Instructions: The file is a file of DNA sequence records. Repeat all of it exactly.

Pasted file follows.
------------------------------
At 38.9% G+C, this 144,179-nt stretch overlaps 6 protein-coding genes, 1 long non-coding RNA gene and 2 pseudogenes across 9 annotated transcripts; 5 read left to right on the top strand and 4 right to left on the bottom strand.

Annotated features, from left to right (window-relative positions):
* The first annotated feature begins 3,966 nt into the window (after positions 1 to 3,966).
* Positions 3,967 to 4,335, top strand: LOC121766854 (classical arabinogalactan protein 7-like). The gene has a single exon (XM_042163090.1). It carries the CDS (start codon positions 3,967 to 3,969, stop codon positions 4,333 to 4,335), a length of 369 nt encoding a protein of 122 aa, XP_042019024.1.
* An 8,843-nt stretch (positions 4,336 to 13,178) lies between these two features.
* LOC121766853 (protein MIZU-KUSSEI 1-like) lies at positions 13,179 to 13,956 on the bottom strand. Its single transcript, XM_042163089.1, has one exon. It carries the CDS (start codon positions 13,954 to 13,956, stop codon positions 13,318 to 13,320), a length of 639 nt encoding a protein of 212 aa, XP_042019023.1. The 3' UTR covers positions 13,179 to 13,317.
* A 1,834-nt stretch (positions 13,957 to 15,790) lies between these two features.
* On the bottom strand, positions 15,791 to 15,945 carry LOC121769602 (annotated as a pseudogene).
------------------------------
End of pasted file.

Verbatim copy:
At 38.9% G+C, this 144,179-nt stretch overlaps 6 protein-coding genes, 1 long non-coding RNA gene and 2 pseudogenes across 9 annotated transcripts; 5 read left to right on the top strand and 4 right to left on the bottom strand.

Annotated features, from left to right (window-relative positions):
* The first annotated feature begins 3,966 nt into the window (after positions 1 to 3,966).
* Positions 3,967 to 4,335, top strand: LOC121766854 (classical arabinogalactan protein 7-like). The gene has a single exon (XM_042163090.1). It carries the CDS (start codon positions 3,967 to 3,969, stop codon positions 4,333 to 4,335), a length of 369 nt encoding a protein of 122 aa, XP_042019024.1.
* An 8,843-nt stretch (positions 4,336 to 13,178) lies between these two features.
* LOC121766853 (protein MIZU-KUSSEI 1-like) lies at positions 13,179 to 13,956 on the bottom strand. Its single transcript, XM_042163089.1, has one exon. It carries the CDS (start codon positions 13,954 to 13,956, stop codon positions 13,318 to 13,320), a length of 639 nt encoding a protein of 212 aa, XP_042019023.1. The 3' UTR covers positions 13,179 to 13,317.
* A 1,834-nt stretch (positions 13,957 to 15,790) lies between these two features.
* On the bottom strand, positions 15,791 to 15,945 carry LOC121769602 (annotated as a pseudogene).